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Intelligent strategies for sheep monitoring and management

Kleanthous, N (2021) Intelligent strategies for sheep monitoring and management. Doctoral thesis, Liverpool John Moores University.

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With the growth in world population, there is an increasing demand for food resources and better land utilisation, e.g., domesticated animals and land management, which in turn brought about developments in intelligent farming. Modern farms rely upon intelligent sensors and advanced software solutions, to optimally manage pasture and support animal welfare. A very significant aspect in domesticated animal farms is monitoring and understanding of animal activity, which provides vital insight into animal well-being and the environment they live in. Moreover, “virtual” fencing systems provide an alternative to managing farmland by replacing traditional boundaries. This thesis proposes novel solutions to animal activity recognition based on accelerometer data using machine learning strategies, and supports the development of virtual fencing systems via animal behaviour management using audio stimuli. The first contribution of this work is four datasets comprising accelerometer gait signals. The first dataset consisted of accelerometer and gyroscope measurements, which were obtained using a Samsung smartphone on seven animals. Next, a dataset of accelerometer measurements was collected using the MetamotionR device on 8 Hebridean ewes. Finally, two datasets of nine Hebridean ewes were collected from two sensors (MetamotionR and Raspberry Pi) comprising of accelerometer signals describing active, inactive and grazing activity of the animal. These datasets will be made publicly available as there is limited availability of such datasets. In respect to activity recognition, a systematic study of the experimental setup, associated signal features and machine learning methods was performed. It was found that Random Forest using accelerometer measurements and a sample rate of 12.5Hz with a sliding window of 5 seconds provides an accuracy of above 96% when discriminating animal activity. The problem of sensor heterogeneity was addressed with transfer learning of Convolutional Neural Networks, which has been used for the first time in this problem, and resulted to an accuracy of 98.55%, and 96.59%, respectively, in the two experimental datasets. Next, the feasibility of using only audio stimuli in the context of a virtual fencing system was explored. Specifically, a systematic evaluation of the parameters of audio stimuli, e.g., frequency and duration, was performed on two sheep breeds, Hebridean and Greyface Dartmoor ewes, in the context of controlling animal position and keeping them away from a designated area. It worth noting that the use of sounds is different to existing approaches, which utilize electric shocks to train animals to adhere within the boundaries of a virtual fence. It was found that audio signals in the frequencies of 125Hz-440Hz, 10kHz-17kHz and white noise are able to control animal activity with accuracies of 89.88%, and 95.93%, for Hebridean and Greyface Dartmoor ewes, respectively. Last but not least, the thesis proposes a multifunctional system that identifies whether the animal is active or inactive, using transfer learning, and manipulates its position using the optimized sound settings achieving a classification accuracy of over 99.95%.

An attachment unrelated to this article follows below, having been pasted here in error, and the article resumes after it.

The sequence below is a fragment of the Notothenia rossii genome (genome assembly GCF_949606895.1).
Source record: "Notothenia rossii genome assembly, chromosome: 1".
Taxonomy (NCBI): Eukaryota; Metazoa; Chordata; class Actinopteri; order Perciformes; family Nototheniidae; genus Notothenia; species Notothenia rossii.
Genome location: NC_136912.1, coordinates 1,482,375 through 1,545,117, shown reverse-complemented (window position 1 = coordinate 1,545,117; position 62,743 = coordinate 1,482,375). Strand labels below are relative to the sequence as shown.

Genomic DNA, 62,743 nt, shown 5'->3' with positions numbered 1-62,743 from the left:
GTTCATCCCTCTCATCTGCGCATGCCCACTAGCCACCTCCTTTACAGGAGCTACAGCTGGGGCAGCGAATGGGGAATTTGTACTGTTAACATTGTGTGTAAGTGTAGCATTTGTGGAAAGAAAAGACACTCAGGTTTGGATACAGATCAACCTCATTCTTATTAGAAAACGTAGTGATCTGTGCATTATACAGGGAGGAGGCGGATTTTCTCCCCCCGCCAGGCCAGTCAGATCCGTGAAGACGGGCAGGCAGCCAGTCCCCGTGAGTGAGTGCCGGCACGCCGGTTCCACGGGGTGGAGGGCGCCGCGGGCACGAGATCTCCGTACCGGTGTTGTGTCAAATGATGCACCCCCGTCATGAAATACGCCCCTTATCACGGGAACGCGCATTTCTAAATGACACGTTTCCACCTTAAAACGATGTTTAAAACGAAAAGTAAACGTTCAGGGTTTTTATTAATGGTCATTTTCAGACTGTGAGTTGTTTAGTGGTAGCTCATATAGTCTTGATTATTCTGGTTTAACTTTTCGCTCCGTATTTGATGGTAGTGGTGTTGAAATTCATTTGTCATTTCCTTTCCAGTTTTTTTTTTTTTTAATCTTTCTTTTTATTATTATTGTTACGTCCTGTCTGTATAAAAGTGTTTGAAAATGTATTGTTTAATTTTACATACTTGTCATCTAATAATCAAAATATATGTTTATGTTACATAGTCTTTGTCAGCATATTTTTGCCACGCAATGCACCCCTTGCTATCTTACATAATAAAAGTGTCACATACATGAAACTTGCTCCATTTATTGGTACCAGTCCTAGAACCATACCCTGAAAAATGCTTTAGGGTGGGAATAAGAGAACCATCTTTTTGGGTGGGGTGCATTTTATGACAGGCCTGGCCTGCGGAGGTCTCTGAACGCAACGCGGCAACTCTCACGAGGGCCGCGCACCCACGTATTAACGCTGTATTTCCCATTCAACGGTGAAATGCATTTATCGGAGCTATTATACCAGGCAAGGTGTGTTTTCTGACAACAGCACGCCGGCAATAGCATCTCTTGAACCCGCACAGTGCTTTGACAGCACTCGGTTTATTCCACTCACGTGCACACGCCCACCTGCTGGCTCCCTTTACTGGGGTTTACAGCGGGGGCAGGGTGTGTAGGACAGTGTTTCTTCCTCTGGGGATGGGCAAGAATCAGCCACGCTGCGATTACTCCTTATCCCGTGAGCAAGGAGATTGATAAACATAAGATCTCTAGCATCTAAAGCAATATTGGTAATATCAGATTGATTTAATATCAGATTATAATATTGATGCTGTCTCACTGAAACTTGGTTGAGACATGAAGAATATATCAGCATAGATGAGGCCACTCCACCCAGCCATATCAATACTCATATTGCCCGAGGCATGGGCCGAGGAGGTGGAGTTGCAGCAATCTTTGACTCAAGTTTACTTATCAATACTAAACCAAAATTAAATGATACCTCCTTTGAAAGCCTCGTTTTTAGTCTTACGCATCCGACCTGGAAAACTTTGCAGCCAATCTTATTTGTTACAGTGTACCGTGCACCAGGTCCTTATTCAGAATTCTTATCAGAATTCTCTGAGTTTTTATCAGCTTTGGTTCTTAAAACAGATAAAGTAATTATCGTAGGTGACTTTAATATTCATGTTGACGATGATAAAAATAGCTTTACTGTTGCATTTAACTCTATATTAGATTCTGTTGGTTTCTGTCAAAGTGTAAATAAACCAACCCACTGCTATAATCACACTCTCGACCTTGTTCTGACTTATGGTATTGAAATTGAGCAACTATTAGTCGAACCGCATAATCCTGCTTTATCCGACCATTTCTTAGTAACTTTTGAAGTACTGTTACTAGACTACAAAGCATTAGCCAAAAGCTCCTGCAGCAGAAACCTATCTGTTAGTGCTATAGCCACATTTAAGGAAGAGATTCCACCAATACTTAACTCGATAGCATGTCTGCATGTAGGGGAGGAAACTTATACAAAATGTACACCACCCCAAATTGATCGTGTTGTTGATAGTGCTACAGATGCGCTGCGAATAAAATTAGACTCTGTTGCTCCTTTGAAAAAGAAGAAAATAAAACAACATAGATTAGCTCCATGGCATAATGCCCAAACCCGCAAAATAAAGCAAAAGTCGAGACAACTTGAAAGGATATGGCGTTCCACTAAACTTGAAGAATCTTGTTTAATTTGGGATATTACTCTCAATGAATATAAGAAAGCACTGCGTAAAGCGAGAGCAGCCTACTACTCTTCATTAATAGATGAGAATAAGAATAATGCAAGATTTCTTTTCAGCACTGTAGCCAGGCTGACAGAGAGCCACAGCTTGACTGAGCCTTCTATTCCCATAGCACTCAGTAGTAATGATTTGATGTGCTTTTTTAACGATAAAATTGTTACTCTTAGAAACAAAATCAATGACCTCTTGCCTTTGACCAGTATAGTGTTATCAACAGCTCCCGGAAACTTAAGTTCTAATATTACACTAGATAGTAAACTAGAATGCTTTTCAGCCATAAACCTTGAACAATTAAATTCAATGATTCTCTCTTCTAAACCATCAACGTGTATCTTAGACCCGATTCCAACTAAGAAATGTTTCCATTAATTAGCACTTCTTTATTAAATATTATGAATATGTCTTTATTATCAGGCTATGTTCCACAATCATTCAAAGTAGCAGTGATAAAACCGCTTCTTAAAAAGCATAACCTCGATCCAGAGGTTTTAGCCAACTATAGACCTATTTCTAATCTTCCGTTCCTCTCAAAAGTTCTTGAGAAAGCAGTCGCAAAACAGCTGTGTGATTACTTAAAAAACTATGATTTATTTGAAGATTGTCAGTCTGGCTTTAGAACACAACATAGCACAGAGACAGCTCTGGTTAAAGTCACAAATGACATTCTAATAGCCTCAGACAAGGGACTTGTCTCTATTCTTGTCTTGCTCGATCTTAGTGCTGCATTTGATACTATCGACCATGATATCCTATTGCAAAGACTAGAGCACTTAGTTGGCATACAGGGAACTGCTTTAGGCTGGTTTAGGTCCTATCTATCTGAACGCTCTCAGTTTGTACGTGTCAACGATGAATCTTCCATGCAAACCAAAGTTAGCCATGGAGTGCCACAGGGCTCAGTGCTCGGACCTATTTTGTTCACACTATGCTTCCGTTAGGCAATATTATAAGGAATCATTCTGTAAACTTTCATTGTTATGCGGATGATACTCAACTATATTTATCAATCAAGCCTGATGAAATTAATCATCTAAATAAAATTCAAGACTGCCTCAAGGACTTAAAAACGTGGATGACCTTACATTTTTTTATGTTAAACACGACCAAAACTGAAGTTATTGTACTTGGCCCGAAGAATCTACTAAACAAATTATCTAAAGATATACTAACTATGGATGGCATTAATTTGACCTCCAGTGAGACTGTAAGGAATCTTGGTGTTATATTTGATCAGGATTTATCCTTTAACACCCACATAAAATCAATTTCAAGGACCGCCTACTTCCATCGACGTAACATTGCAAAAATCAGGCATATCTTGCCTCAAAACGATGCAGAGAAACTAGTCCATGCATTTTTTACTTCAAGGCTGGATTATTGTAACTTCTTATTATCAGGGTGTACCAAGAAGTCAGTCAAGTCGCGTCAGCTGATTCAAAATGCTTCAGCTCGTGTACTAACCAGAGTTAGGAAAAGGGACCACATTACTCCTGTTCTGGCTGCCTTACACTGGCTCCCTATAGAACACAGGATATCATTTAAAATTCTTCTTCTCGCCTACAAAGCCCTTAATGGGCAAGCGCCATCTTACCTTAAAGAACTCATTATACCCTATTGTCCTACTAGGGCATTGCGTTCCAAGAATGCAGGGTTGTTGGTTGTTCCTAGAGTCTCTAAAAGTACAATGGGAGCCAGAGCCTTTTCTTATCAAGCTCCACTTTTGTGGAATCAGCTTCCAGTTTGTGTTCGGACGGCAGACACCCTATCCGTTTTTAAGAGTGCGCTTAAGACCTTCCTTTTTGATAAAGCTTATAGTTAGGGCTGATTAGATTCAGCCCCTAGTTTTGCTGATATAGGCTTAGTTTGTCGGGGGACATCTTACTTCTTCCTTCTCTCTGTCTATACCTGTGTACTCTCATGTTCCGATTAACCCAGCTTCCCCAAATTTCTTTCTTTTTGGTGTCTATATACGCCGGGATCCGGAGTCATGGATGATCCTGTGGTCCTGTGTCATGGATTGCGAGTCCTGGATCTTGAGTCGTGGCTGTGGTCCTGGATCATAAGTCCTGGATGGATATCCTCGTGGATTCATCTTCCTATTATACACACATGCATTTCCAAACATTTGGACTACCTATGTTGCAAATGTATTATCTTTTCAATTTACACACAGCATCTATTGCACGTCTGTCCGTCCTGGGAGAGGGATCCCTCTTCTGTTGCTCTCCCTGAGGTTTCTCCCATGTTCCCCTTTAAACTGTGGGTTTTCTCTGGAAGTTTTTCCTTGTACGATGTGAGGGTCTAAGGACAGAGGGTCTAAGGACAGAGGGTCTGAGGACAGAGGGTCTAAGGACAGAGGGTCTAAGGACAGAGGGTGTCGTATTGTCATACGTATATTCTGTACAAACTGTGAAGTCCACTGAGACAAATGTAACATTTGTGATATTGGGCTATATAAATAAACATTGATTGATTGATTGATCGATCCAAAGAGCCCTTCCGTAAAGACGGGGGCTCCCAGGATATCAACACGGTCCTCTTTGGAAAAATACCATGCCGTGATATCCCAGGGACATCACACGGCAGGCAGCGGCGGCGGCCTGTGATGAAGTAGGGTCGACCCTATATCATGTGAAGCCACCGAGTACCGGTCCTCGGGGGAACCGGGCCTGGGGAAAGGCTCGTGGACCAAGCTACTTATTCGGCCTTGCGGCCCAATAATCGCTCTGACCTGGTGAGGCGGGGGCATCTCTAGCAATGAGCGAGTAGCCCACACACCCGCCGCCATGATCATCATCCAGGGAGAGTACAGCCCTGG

Item Type: Thesis (Doctoral)
Uncontrolled Keywords: virtual fence, animal behaviour, machine learning, deep learning, transfer learning, audio stimuli, sheep
Subjects: Q Science > QA Mathematics > QA75 Electronic computers. Computer science
Q Science > QA Mathematics > QA76 Computer software
S Agriculture > S Agriculture (General)
S Agriculture > SF Animal culture
Divisions: Computer Science & Mathematics
Date Deposited: 23 Nov 2021 10:27
Last Modified: 08 Nov 2022 14:00
DOI or ID number: 10.24377/LJMU.t.00015791
Supervisors: Hussain, A, Shaw, A and Sneddon, J
URI: https://researchonline.ljmu.ac.uk/id/eprint/15791
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